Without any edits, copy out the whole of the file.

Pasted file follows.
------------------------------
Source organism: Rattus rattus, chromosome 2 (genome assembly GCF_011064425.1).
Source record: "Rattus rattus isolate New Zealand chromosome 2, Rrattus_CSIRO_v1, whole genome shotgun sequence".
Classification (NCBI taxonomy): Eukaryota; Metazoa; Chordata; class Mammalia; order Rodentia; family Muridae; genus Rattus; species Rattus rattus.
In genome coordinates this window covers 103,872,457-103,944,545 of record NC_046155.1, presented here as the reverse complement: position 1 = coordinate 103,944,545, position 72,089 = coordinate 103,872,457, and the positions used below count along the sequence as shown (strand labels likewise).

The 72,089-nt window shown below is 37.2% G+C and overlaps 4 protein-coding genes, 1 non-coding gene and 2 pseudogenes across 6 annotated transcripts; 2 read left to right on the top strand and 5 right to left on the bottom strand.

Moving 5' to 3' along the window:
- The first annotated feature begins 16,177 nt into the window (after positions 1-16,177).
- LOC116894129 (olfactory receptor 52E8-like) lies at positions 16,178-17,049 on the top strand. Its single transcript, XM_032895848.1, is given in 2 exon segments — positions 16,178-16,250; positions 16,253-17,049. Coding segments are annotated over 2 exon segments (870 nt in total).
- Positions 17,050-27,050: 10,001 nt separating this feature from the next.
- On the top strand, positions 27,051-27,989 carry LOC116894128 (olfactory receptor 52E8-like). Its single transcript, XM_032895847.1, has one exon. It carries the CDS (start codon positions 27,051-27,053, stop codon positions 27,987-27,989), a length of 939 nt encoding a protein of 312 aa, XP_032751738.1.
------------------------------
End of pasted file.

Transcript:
Source organism: Rattus rattus, chromosome 2 (genome assembly GCF_011064425.1).
Source record: "Rattus rattus isolate New Zealand chromosome 2, Rrattus_CSIRO_v1, whole genome shotgun sequence".
Classification (NCBI taxonomy): Eukaryota; Metazoa; Chordata; class Mammalia; order Rodentia; family Muridae; genus Rattus; species Rattus rattus.
In genome coordinates this window covers 103,872,457-103,944,545 of record NC_046155.1, presented here as the reverse complement: position 1 = coordinate 103,944,545, position 72,089 = coordinate 103,872,457, and the positions used below count along the sequence as shown (strand labels likewise).

The 72,089-nt window shown below is 37.2% G+C and overlaps 4 protein-coding genes, 1 non-coding gene and 2 pseudogenes across 6 annotated transcripts; 2 read left to right on the top strand and 5 right to left on the bottom strand.

Moving 5' to 3' along the window:
- The first annotated feature begins 16,177 nt into the window (after positions 1-16,177).
- LOC116894129 (olfactory receptor 52E8-like) lies at positions 16,178-17,049 on the top strand. Its single transcript, XM_032895848.1, is given in 2 exon segments — positions 16,178-16,250; positions 16,253-17,049. Coding segments are annotated over 2 exon segments (870 nt in total).
- Positions 17,050-27,050: 10,001 nt separating this feature from the next.
- On the top strand, positions 27,051-27,989 carry LOC116894128 (olfactory receptor 52E8-like). Its single transcript, XM_032895847.1, has one exon. It carries the CDS (start codon positions 27,051-27,053, stop codon positions 27,987-27,989), a length of 939 nt encoding a protein of 312 aa, XP_032751738.1.